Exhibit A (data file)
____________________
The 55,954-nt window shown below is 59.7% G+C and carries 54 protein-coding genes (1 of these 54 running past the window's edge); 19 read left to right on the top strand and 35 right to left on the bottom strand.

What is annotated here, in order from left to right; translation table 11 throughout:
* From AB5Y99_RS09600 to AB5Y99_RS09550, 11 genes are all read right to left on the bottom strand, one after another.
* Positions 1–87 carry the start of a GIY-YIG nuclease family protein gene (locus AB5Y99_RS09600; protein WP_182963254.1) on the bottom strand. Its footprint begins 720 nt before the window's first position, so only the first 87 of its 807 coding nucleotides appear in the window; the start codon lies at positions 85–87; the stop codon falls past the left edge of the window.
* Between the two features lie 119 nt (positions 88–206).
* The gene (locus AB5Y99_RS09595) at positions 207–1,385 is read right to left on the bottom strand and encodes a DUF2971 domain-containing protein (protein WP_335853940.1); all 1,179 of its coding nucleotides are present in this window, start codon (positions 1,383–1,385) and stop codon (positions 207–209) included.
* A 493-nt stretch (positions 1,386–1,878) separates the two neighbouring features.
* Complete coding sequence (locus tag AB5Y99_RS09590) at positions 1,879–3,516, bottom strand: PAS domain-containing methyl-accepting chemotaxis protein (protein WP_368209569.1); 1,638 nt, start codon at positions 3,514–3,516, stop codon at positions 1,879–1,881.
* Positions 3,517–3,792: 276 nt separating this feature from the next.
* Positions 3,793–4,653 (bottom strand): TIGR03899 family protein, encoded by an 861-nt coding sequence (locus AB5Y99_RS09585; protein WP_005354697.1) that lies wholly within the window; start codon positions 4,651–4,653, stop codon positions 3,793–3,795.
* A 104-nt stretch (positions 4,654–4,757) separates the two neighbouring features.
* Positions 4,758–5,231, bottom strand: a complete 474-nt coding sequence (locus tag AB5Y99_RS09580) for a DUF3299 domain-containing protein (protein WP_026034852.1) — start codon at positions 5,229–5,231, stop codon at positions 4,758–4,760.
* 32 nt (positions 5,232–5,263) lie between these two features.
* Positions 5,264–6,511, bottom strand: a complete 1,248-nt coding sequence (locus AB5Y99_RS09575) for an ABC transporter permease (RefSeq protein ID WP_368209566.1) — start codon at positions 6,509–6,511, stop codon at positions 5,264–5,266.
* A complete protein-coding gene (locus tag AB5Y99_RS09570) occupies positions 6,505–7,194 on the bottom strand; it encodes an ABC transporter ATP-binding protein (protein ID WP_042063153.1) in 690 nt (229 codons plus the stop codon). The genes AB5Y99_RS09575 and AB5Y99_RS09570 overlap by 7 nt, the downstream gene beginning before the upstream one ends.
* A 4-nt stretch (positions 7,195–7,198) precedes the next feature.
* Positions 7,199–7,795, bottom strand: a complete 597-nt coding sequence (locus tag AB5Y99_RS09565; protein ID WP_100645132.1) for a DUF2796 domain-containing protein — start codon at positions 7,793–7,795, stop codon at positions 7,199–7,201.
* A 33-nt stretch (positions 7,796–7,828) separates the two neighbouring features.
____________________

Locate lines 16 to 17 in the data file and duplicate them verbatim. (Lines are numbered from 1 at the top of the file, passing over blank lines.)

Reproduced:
* A 4-nt stretch (positions 7,195–7,198) precedes the next feature.
* Positions 7,199–7,795, bottom strand: a complete 597-nt coding sequence (locus tag AB5Y99_RS09565; protein ID WP_100645132.1) for a DUF2796 domain-containing protein — start codon at positions 7,793–7,795, stop codon at positions 7,199–7,201.